123rf.com Stock Photo

123rf.com Stock Photo

Report: Wiretaps netted four murder indictments in 2017

Police and prosecutors conducted four wiretaps in Alaska last year, work that resulted in the indictments of multiple people for murder, a new state report indicates.

On Tuesday, the Alaska Department of Law released its annual report on court-approved wiretaps in the 49th state. The report identified four state wiretaps, two by Alaska State Troopers and two by the Fairbanks Police Department.

The four taps conducted in 2017 are the most authorized since the Alaska Legislature began permitting their state use in 1993. (The federal government has long allowed wiretaps to be conducted here, but only for cases in federal court.)

Limited information is available about the history of state-authorized wiretaps in Alaska; until the Juneau Empire published a story in January revealing the state’s failure to publish a legally required annual report on wiretaps, the state had not reported any information.

Since the story’s publication, the Department of Law has belatedly released reports on 2016 and 2015. Robert Henderson, head of the criminal division of the Department of Law, told the Empire by email that he does not believe any wiretaps were conducted before 2015.

Tuesday’s report indicates the two wiretaps requested by the Fairbanks Police Department were performed starting Feb. 24, 2017 and March 1, 2017. Each lasted two weeks.

Detective Avery Thompson, the policeman who requested the wiretaps, said he was unable to talk about the case connected to them but said it stemmed from a September 2016 incident.

In that month, a shootout at a Fairbanks nightclub killed or injured three people. Three people were arrested in connection with the crime before the end of the second wiretap.

David DeCoeur, the Alaska State Troopers investigator who requested the other two wiretaps of 2017, did not respond to phone calls or emails from the Juneau Empire, and a spokeswoman for the Troopers said they were unable to release more information about the case.

The report indicates his two wiretaps were approved May 15 and lasted 30 days apiece. They resulted in two counts of first-degree murder and two counts of second-degree murder.

Given the number of murders investigated by Alaska State Troopers during 2017, it was not possible to immediately identify which case employed the two wiretaps.

• Contact reporter James Brooks at james.k.brooks@juneauempire.com or call 523-2258.

More in News

Jasmine Chavez, a crew member aboard the Quantum of the Seas cruise ship, waves to her family during a cell phone conversation after disembarking from the ship at Marine Park on May 10. (Mark Sabbatini / Juneau Empire file photo)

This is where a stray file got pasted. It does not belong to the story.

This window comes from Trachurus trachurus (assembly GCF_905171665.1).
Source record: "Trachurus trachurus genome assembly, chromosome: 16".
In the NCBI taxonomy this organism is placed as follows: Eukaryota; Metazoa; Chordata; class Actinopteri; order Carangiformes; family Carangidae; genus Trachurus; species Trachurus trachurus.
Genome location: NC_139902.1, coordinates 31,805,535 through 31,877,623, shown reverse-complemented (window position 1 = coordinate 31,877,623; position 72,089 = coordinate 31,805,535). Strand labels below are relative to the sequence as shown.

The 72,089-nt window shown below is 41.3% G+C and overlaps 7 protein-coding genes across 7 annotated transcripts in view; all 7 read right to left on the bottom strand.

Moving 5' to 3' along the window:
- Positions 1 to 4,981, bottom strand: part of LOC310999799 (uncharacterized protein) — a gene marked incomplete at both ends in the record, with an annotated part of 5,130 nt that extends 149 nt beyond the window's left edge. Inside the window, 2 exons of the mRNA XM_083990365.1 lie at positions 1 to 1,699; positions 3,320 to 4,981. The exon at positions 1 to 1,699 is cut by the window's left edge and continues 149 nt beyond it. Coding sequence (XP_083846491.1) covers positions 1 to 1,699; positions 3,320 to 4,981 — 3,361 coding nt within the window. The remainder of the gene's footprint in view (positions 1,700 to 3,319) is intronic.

Ships in port for the week of June 15

Here’s what to expect this week.

James Whistler, 8, operates a mini excavator during Gold Rush Days on Saturday, June 17, 2023. People young and old were offered a chance to place tires around traffic cones and other challenges after getting a brief introduction to the excavator. (Mark Sabbatini / Juneau Empire file photo)
There’s good reason to be extra charged up for this year’s Juneau Gold Rush Days

Digital registration for logging/mining competitors new for 32nd annual event this weekend.

Glory Hall Executive Director Mariya Lovishchuk points out some of the features of the homeless shelter’s new location a few days before it opens in July of 2021. (Michael S. Lockett / Juneau Empire file photo)
Mariya Lovishchuk stepping down after 15 years as executive director of the Glory Hall

Leader who oversaw big changes in Juneau’s homeless programs hopes to continue similar work.

Tlingit, Haida and Tsimshian people gather in Juneau for the opening of Celebration on June 5. (James Brooks/Alaska Beacon)
Federal judge considers lawsuit that could decide Alaska tribes’ ability to put land into trust

Arguments took place in early May, and Judge Sharon Gleason has taken the case under advisement.

(Michael Penn / Juneau Empire file photo)
Police calls for Tuesday, June 18, 2024

This report contains public information from law enforcement and public safety agencies.

(Michael Penn / Juneau Empire file photo)
Police calls for Monday, June 17, 2024

This report contains public information from law enforcement and public safety agencies.

Workers stand next to the Father Brown’s Cross after they reinstalled it at an overlook site on Mount Roberts on Wednesday. (Photo courtesy of Hugo Miramontes)
Father Brown’s Cross is resurrected on Mount Roberts after winter collapse

Five workers put landmark back into place; possibility of new cross next year being discussed.

KINY’s “prize patrol” vehicle is parked outside the Local First Media Group Inc.’s building on Wednesday morning. (Mark Sabbatini / Juneau Empire)
Juneau radio station KINY is using AI to generate news stories — how well does it get the scoop?

As trust and economics of news industry continue long decline, use and concerns of AI are growing.

Most Read